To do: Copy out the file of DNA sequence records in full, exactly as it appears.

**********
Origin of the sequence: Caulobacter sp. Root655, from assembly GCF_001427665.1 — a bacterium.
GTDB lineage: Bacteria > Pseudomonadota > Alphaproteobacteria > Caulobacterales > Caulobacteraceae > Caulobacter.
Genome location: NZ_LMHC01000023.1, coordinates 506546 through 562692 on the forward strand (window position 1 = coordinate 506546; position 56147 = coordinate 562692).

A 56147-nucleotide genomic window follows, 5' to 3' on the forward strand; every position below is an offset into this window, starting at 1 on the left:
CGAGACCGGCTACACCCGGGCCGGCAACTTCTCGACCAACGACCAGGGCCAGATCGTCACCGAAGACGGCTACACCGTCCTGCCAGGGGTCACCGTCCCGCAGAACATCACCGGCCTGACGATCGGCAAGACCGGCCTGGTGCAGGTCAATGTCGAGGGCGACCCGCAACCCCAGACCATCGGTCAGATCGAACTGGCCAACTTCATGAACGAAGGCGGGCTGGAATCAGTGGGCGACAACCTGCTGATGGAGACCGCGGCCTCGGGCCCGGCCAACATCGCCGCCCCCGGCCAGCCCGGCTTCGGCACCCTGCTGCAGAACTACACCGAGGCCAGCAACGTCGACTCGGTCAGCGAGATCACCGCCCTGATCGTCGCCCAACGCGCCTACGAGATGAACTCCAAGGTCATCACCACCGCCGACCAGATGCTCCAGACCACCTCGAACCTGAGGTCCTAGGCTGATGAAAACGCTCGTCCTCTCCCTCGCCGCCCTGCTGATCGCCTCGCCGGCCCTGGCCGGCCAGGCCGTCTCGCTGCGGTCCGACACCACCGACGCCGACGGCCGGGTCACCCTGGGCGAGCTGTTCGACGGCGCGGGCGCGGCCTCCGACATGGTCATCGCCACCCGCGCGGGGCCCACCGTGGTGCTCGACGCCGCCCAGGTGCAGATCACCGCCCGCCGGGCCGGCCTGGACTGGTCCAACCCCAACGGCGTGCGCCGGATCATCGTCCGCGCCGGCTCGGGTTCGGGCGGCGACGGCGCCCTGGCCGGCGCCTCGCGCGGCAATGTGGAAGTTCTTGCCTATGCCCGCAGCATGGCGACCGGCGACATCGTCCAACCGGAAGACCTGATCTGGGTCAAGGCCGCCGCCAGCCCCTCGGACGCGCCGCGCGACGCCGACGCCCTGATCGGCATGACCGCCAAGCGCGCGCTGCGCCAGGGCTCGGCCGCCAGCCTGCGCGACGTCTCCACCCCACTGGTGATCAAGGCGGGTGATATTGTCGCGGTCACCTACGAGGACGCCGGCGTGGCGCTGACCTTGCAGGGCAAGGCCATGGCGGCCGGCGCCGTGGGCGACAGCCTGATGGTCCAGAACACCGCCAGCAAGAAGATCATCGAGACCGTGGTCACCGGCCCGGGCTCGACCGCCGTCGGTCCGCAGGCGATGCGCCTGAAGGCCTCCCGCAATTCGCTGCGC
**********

Origin of the sequence: Caulobacter sp. Root655, from assembly GCF_001427665.1 — a bacterium.
GTDB lineage: Bacteria > Pseudomonadota > Alphaproteobacteria > Caulobacterales > Caulobacteraceae > Caulobacter.
Genome location: NZ_LMHC01000023.1, coordinates 506546 through 562692 on the forward strand (window position 1 = coordinate 506546; position 56147 = coordinate 562692).

A 56147-nucleotide genomic window follows, 5' to 3' on the forward strand; every position below is an offset into this window, starting at 1 on the left:
CGAGACCGGCTACACCCGGGCCGGCAACTTCTCGACCAACGACCAGGGCCAGATCGTCACCGAAGACGGCTACACCGTCCTGCCAGGGGTCACCGTCCCGCAGAACATCACCGGCCTGACGATCGGCAAGACCGGCCTGGTGCAGGTCAATGTCGAGGGCGACCCGCAACCCCAGACCATCGGTCAGATCGAACTGGCCAACTTCATGAACGAAGGCGGGCTGGAATCAGTGGGCGACAACCTGCTGATGGAGACCGCGGCCTCGGGCCCGGCCAACATCGCCGCCCCCGGCCAGCCCGGCTTCGGCACCCTGCTGCAGAACTACACCGAGGCCAGCAACGTCGACTCGGTCAGCGAGATCACCGCCCTGATCGTCGCCCAACGCGCCTACGAGATGAACTCCAAGGTCATCACCACCGCCGACCAGATGCTCCAGACCACCTCGAACCTGAGGTCCTAGGCTGATGAAAACGCTCGTCCTCTCCCTCGCCGCCCTGCTGATCGCCTCGCCGGCCCTGGCCGGCCAGGCCGTCTCGCTGCGGTCCGACACCACCGACGCCGACGGCCGGGTCACCCTGGGCGAGCTGTTCGACGGCGCGGGCGCGGCCTCCGACATGGTCATCGCCACCCGCGCGGGGCCCACCGTGGTGCTCGACGCCGCCCAGGTGCAGATCACCGCCCGCCGGGCCGGCCTGGACTGGTCCAACCCCAACGGCGTGCGCCGGATCATCGTCCGCGCCGGCTCGGGTTCGGGCGGCGACGGCGCCCTGGCCGGCGCCTCGCGCGGCAATGTGGAAGTTCTTGCCTATGCCCGCAGCATGGCGACCGGCGACATCGTCCAACCGGAAGACCTGATCTGGGTCAAGGCCGCCGCCAGCCCCTCGGACGCGCCGCGCGACGCCGACGCCCTGATCGGCATGACCGCCAAGCGCGCGCTGCGCCAGGGCTCGGCCGCCAGCCTGCGCGACGTCTCCACCCCACTGGTGATCAAGGCGGGTGATATTGTCGCGGTCACCTACGAGGACGCCGGCGTGGCGCTGACCTTGCAGGGCAAGGCCATGGCGGCCGGCGCCGTGGGCGACAGCCTGATGGTCCAGAACACCGCCAGCAAGAAGATCATCGAGACCGTGGTCACCGGCCCGGGCTCGACCGCCGTCGGTCCGCAGGCGATGCGCCTGAAGGCCTCCCGCAATTCGCTGCGC